34 Responses to who killed coq Aubin?

  1. Roger Goodacre says:

    Mutt & Jeff are the names, often amusing, given by MI5 during the war to two double agents.
    Just saying ‘Coq Aubin’ suggests you may have had one too many, but given the alcohol content I’m sure you must have had a merry time. Bon anniversaire.

  2. MELewis says:

    Seems a shame to sacrifice a good bottle to the coq…but oh, well, at least he had a good send off. Hope your birthday was stupendous and wishing you many more!

  3. Mad Dog says:

    It was Walter Potter that did it for Coq Robin (or one of them). That’s a lovely looking dish – I hope you drank the Saint Aubin and cooked the coq in a cheaper burgundy 😉

    • There are a multitude of Cock Robin jokes that I resisted…”no knob jokes” I kept telling myself. In fact I did cook the little sucker in the Saint Aubin and drank a much cheaper wine..which was delicious. Since my financial situation has ended my relationship with fine wines I’ve found that my palate is quite happy in the gutter:)

      • Mad Dog says:

        Ha ha – it’s not like you to avoid the innuendo.
        I think your palate is much happier in France, where the decent wine is a lot cheaper than London 😉

  4. Serena says:

    Stunning…just stunning…

  5. Angeline M says:

    I don’t think I’ve ever seen rooster in our California podunk town’s supermarkets; I’d have to go down the road and steal one from a neighboring farm. I think it best to use a hen in my circumstances. The recipe sounds and looks delicious. Salud to another year of life…and any kind of wine you can get your hands on.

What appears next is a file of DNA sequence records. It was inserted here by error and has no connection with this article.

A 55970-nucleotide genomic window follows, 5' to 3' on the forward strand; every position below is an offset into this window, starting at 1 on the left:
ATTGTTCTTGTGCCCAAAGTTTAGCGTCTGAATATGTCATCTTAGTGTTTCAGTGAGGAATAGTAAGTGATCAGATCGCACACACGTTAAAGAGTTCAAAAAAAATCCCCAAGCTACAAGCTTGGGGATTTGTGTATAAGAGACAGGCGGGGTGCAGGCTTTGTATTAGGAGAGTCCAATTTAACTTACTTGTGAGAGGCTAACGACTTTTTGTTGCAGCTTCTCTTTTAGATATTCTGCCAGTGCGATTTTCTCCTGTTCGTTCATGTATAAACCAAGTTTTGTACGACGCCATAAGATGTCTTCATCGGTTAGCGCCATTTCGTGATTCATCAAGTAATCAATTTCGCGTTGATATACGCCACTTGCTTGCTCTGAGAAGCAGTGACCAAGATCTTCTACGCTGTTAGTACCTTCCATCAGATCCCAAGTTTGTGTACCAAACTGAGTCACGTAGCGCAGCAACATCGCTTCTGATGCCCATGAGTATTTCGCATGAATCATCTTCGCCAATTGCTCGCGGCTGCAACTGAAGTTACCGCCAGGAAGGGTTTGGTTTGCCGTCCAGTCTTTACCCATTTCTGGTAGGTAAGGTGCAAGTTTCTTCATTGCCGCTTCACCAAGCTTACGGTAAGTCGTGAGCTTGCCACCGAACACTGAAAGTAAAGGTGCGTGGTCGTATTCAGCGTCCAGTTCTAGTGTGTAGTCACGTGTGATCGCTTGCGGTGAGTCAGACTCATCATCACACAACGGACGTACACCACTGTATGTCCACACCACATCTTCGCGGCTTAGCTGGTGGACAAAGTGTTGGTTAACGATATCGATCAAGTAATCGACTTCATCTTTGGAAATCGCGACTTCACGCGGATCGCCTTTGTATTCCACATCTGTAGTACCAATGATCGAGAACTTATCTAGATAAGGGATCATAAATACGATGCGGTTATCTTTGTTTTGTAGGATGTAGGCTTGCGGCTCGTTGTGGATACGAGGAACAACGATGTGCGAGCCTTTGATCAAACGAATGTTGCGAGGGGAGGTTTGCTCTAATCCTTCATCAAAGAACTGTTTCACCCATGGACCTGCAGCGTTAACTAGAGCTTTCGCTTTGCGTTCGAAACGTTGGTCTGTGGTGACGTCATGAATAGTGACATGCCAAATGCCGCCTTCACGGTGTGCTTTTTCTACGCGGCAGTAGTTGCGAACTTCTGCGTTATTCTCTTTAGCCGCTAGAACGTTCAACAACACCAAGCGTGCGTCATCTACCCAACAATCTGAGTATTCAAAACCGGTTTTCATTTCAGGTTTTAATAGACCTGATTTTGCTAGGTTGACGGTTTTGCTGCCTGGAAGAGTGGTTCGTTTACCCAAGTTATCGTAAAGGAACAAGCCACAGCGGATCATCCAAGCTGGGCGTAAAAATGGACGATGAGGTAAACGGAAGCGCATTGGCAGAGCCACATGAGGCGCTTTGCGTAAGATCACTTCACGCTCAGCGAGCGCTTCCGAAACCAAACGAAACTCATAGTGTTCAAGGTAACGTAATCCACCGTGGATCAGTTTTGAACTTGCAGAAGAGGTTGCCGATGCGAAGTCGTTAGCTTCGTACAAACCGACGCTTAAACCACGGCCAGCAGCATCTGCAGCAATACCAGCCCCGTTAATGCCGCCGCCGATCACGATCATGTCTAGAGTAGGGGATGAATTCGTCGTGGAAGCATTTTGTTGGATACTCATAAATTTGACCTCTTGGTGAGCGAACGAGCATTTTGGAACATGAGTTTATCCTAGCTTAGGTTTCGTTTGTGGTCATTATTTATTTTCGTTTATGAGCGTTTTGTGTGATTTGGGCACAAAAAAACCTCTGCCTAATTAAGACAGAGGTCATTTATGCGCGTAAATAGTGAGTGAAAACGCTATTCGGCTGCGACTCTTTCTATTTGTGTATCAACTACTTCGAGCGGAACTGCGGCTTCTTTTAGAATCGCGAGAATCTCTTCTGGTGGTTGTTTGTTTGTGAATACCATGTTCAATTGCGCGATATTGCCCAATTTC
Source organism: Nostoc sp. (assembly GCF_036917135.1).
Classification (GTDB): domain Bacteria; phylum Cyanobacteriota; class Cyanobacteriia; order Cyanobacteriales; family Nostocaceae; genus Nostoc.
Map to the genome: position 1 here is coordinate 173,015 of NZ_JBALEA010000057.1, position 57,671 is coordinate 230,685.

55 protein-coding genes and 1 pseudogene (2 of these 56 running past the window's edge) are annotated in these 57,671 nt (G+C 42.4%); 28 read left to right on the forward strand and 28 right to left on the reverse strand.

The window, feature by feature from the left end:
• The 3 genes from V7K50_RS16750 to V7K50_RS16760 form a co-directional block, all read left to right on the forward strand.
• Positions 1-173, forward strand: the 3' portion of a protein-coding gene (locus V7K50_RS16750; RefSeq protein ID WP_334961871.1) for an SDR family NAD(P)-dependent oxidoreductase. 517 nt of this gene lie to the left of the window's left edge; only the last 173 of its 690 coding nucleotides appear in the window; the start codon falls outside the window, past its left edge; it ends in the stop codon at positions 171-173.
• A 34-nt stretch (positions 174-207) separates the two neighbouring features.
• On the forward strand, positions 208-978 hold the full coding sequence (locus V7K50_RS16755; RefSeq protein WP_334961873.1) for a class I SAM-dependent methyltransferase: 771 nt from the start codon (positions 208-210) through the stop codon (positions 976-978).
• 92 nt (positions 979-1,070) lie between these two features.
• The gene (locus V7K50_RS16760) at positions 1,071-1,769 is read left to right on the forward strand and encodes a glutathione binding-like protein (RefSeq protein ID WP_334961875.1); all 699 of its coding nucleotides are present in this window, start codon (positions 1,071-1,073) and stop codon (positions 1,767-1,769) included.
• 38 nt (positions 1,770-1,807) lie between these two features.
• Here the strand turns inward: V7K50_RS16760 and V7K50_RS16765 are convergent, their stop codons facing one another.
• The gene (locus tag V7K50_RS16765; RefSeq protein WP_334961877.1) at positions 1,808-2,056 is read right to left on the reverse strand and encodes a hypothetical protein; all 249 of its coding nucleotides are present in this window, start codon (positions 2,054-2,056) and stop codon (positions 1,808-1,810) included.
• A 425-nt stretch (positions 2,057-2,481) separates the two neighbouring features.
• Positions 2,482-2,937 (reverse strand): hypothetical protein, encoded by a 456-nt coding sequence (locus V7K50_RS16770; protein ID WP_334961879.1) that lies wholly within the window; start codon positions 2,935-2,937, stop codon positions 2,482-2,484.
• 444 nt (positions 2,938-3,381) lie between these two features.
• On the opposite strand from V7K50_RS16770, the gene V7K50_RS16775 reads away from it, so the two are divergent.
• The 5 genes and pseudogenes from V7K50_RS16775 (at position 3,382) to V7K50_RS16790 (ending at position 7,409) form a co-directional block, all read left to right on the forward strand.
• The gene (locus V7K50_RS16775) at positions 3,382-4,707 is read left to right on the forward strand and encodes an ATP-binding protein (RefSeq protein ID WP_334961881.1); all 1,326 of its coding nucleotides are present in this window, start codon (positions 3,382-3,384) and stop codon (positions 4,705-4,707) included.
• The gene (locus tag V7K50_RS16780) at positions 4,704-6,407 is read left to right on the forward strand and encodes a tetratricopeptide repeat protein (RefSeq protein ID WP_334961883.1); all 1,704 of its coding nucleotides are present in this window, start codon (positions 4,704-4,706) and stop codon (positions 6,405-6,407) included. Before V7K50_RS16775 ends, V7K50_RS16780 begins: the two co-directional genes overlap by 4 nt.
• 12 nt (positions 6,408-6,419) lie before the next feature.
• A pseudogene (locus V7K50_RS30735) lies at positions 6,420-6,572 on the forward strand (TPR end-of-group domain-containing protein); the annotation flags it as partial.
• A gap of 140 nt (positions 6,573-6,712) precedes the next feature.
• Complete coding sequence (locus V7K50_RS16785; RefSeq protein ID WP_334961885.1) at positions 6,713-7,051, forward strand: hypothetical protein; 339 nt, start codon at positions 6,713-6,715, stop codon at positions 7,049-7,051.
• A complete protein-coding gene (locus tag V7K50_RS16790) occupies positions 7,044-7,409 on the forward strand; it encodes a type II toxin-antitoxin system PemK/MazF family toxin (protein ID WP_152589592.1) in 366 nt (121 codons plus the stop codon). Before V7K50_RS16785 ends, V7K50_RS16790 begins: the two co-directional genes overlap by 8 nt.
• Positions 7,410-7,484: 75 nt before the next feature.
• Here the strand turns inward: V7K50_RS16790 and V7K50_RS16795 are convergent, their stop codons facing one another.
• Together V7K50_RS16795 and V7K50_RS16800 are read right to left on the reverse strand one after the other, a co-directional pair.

6. The photography is gorgeous, of course, but I NEED that plate!

  7. A fitting tribute to your cock (no innuendo!) and the celebration of a birthday – you are a Monsieur with great style!

  8. Sounds like belated Happy Birthday wishes are in order – may you have a fantastic year!!!!

  9. Eha says:

    Since somehow I seem to have gotten myself into the same situation as you just have to copy another phrase of yours: ‘ . . . my palate is quite happy in the gutter’ . . . . well, one can pretend, can’t one . . . . and if one is still working on the computer upon the midnight clear it is quite amazing what some on-line firms will toss out around that time ‘to make room’!! For peanuts: have peanuts 😀 !!

  10. Eha says:

    Oops’a’daisy . . . a huge ‘Happy Birthday’ after the event: does that make you an Aquarian??

  11. Sally says:

    Oh for a stewing rooster and a spare couple of bottles of Burgundy. Sublime Roger – happy birthday ( I opened – and drank rather than cooked with – a lovely bottle of Barolo for mine last week).

  12. Wonderful use of good wine 🙂 and I’m with you, straightforward recipes are underrated.

  13. Happiest belated birthday wishes, Roger!

  14. Well it sounds as if you had a lovely celebration and Happy Birthday to you; It’s much easier to find a great wine here than a Rooster…